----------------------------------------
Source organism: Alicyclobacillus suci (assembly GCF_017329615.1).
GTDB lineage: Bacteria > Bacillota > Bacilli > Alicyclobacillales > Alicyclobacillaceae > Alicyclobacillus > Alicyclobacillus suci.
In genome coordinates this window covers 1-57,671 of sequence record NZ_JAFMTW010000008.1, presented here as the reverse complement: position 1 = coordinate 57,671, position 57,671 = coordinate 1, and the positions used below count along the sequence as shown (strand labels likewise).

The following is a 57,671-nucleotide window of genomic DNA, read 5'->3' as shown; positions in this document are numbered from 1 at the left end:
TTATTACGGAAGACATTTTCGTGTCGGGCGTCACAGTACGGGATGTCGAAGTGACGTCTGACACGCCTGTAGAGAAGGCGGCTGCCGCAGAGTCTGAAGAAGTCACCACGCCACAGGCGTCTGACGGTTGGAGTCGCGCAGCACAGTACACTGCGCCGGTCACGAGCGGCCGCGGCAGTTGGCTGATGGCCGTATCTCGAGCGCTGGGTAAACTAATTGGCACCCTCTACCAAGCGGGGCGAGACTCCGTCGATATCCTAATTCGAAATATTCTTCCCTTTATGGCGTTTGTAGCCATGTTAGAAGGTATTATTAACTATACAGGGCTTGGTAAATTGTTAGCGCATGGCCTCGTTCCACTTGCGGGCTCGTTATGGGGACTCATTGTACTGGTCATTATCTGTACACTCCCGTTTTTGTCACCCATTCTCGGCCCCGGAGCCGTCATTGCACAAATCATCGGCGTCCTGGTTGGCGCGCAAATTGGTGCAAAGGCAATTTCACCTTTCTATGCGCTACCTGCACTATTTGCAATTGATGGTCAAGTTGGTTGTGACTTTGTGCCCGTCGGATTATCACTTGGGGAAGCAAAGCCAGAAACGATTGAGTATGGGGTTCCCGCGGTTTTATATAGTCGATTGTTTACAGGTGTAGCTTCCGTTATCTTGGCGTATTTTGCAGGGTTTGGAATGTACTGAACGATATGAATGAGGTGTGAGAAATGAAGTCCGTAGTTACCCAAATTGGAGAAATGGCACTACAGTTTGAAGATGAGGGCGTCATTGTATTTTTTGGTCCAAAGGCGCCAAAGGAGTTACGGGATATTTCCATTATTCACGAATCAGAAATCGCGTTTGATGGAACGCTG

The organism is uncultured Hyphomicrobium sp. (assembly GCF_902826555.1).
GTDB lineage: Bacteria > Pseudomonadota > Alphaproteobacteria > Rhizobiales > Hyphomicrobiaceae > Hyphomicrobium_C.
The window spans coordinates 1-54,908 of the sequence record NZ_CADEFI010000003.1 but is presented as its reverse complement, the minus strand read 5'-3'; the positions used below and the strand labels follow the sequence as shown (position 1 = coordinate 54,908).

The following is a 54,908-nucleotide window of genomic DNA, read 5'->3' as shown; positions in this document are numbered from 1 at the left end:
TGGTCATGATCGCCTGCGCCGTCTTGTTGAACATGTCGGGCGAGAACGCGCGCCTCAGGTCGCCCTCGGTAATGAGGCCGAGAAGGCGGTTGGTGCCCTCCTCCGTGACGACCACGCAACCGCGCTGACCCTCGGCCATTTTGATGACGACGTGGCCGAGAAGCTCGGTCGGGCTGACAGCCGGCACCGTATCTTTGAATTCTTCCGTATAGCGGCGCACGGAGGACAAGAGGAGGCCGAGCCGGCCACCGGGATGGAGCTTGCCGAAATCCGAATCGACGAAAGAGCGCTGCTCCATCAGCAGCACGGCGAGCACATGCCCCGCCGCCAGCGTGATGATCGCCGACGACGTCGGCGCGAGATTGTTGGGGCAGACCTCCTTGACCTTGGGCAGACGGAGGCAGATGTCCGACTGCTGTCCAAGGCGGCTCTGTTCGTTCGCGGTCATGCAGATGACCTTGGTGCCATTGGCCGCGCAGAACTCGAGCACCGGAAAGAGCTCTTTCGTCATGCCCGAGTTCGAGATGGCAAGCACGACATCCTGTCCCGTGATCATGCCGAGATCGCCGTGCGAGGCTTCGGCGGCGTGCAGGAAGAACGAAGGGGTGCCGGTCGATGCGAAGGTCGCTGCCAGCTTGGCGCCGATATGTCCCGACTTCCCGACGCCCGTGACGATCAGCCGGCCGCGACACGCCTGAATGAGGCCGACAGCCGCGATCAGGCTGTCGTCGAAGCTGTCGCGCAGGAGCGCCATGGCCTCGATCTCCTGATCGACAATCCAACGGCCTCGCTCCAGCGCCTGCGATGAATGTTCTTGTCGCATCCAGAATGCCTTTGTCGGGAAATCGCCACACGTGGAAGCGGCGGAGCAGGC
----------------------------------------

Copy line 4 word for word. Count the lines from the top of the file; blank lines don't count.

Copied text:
The following is a 57,671-nucleotide window of genomic DNA, read 5'->3' as shown; positions in this document are numbered from 1 at the left end: